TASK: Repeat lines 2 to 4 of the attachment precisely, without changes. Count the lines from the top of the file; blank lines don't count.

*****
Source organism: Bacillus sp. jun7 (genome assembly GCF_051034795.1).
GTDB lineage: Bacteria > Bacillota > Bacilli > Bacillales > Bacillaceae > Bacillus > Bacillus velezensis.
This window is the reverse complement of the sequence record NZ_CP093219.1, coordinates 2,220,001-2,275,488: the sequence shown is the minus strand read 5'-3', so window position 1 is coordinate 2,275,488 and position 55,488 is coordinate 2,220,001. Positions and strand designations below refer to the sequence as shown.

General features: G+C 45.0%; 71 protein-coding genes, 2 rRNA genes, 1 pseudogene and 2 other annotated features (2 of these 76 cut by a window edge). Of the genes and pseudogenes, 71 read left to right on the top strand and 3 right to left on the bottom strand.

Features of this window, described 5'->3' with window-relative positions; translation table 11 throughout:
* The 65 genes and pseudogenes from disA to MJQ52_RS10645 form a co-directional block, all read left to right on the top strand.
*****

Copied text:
GTDB lineage: Bacteria > Bacillota > Bacilli > Bacillales > Bacillaceae > Bacillus > Bacillus velezensis.
This window is the reverse complement of the sequence record NZ_CP093219.1, coordinates 2,220,001-2,275,488: the sequence shown is the minus strand read 5'-3', so window position 1 is coordinate 2,275,488 and position 55,488 is coordinate 2,220,001. Positions and strand designations below refer to the sequence as shown.

General features: G+C 45.0%; 71 protein-coding genes, 2 rRNA genes, 1 pseudogene and 2 other annotated features (2 of these 76 cut by a window edge). Of the genes and pseudogenes, 71 read left to right on the top strand and 3 right to left on the bottom strand.